Just launched on Indiegogo, SmrtGrips guide you to your destination without you needing to fuss with your smartphone.
Freelancer Michael Franco writes about the serious and silly sides of science and technology for CNET and other pixel and paper pubs. He's kept his fingers on the keyboard while owning a B&B in Amish country, managing an eco-resort in the Caribbean, sweating in Singapore, and rehydrating (with beer, of course) in Prague. E-mail Michael.
Smartphone mapping apps are a huge help when navigating a city, and bikes are a great way to get where you need to go. Put the two together, though, and you could be asking for trouble. It's just not easy or safe to look at your smartphone for directions while balancing on two wheels and trying to avoid hazards. Plus, in daylight, the glare on your phone's screen makes it even harder to see what it's telling you.
Enter SmrtGrips, a set of handlebar grips now raising funds on Indiegogo. They tell you where you need to go through haptic feedback (aka buzzing).
Simply put the grips on your handlebars, launch the accompanying app to set up the notifications you want and enter your destination in your favorite mapping app. Then, put your phone away and the grips will guide you to the selected address. The right one vibrates when you need to turn right, the left one when you need to go left. The vibrations build in intensity as you near your turn.
You can also set the grips to deliver customized notifications regarding road construction and other hazards you might encounter.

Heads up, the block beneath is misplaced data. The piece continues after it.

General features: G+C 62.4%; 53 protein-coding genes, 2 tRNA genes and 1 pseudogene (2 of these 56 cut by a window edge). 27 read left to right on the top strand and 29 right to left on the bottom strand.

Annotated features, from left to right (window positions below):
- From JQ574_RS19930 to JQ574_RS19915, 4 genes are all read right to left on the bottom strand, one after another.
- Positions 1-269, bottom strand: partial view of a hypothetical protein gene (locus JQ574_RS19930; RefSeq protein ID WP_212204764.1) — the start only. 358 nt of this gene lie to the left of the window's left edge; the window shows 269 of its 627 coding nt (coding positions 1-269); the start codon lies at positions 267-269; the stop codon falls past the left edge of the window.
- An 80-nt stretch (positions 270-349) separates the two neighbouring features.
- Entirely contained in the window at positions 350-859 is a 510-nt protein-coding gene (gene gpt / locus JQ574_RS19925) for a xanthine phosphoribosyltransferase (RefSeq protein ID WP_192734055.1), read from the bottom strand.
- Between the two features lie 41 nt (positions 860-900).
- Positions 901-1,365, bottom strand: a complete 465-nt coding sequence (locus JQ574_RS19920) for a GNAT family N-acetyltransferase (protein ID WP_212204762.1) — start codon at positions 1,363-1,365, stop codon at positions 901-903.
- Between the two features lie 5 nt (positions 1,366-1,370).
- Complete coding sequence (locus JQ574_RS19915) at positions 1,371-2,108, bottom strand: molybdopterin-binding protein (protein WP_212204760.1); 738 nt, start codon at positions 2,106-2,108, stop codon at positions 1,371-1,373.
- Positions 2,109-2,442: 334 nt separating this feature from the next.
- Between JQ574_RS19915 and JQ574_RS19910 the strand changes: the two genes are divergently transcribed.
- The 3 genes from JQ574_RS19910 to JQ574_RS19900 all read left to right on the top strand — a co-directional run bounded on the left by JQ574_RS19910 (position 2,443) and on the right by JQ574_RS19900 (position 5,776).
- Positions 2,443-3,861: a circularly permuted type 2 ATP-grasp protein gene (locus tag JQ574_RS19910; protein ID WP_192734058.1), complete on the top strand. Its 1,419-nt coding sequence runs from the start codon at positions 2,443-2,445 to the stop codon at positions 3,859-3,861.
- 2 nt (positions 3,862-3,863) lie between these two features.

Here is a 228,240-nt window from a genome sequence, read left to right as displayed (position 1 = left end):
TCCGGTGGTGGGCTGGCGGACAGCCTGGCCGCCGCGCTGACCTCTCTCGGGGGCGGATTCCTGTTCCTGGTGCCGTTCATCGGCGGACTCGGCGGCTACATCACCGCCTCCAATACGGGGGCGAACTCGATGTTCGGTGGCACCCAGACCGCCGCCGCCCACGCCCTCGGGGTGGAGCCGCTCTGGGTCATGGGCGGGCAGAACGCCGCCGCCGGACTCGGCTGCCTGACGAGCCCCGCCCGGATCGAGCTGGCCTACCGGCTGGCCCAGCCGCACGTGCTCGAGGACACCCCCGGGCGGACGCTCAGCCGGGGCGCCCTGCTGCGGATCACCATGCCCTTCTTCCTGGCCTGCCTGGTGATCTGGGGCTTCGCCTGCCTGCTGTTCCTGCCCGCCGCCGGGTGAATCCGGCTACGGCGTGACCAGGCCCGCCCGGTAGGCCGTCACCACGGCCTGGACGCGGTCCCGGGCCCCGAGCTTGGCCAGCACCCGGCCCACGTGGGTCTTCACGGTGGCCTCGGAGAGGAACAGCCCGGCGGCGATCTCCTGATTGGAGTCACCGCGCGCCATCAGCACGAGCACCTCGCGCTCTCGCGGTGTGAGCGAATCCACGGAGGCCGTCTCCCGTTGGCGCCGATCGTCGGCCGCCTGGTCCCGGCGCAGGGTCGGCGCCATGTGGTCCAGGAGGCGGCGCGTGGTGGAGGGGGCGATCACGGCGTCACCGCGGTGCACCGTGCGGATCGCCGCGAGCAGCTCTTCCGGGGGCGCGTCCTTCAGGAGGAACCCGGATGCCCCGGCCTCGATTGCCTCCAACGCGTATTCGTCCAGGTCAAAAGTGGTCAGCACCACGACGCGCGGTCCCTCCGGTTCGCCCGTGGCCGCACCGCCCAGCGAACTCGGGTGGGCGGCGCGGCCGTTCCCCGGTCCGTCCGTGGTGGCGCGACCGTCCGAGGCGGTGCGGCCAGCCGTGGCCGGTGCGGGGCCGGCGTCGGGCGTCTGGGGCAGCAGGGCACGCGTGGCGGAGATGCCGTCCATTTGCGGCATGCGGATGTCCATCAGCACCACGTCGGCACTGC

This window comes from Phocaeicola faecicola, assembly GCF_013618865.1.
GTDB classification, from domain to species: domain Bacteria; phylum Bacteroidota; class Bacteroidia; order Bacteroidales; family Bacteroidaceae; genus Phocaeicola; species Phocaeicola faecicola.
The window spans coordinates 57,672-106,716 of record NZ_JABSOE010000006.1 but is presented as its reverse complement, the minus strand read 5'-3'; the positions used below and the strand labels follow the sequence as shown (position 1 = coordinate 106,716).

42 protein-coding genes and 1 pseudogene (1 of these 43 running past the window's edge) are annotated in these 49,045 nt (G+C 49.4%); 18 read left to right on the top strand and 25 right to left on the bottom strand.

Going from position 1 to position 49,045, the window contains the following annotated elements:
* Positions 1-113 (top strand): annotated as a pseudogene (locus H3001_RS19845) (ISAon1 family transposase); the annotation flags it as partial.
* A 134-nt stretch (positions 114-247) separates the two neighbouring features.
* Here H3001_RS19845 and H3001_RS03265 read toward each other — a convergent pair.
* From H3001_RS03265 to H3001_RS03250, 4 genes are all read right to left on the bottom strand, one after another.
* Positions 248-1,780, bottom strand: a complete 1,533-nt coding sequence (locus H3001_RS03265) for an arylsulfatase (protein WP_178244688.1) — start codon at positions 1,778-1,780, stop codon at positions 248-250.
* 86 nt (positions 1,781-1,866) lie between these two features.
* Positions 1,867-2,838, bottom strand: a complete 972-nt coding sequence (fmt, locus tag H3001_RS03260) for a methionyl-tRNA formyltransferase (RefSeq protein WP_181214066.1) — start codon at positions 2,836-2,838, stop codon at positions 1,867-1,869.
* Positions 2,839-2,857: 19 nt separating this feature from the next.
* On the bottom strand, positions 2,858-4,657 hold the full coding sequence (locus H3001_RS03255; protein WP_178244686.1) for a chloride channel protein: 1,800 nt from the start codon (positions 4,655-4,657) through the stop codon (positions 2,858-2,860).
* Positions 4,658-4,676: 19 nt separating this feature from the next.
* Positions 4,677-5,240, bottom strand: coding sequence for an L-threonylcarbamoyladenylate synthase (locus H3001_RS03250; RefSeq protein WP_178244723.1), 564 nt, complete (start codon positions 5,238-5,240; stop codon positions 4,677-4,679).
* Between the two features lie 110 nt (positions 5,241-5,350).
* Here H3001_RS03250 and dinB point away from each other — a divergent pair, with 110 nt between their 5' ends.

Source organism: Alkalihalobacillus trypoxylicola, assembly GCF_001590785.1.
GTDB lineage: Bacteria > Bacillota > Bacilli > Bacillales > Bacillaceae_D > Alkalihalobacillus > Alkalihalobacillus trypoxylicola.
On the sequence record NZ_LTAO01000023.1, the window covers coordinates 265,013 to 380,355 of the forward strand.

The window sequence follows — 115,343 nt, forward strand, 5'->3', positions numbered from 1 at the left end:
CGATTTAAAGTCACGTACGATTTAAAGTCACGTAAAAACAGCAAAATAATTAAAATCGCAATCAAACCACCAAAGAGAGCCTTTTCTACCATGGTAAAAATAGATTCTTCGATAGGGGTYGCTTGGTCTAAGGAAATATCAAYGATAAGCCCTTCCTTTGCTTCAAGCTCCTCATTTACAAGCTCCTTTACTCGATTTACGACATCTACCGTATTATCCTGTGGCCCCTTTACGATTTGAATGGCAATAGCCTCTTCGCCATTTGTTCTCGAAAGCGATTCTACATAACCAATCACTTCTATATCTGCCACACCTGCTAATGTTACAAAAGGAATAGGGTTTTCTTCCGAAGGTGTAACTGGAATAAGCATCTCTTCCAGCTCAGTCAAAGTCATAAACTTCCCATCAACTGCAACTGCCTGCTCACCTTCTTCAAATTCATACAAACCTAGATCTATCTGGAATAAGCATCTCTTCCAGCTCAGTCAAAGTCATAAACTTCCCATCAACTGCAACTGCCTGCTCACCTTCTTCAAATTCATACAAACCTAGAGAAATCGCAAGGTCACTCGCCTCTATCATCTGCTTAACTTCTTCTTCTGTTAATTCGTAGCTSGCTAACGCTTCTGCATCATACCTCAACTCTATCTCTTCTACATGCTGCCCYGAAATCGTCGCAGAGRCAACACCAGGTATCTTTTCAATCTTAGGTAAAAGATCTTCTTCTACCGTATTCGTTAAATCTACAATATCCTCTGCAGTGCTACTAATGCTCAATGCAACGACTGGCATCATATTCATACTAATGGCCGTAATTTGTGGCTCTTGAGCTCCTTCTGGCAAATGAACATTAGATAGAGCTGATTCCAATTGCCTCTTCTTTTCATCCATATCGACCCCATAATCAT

In addition to helping you get where you need to go, SmrtGrips will help you find your bike if you forget where you put it. As long as you're in Bluetooth range from where you left it (less than 330 feet), just activate the bike finder utility in the app and you'll be guided to your bike's location.
Should your bike get stolen, the app works with a crowdsourced solution to find it. Whenever someone else using the SmrtGrips app comes in range of your bike, you'll get a notification that tells you where it is. You can also make the grips on your bike ring through the app for help finding it in a crowd.
The grips, which are waterproof, recharge via USB and are expected to hold their charge for three months. They work with both Android and iOS phones.
Right now, there are still plenty of early-bird SmrtGrips left, so you can snag a pair for $59 (about £39, AU$72). After they're gone, the price climbs to $64 and then $69 -- both bargains off the expected retail price of $119 (about £78, AU$146). Shipping costs $10 for the US, $20 for Canada and $25 (about £17, AU$30) for other destinations. The campaign is seeking to raise $50,000 and ends March 12. Devices are expected to begin shipping in August.
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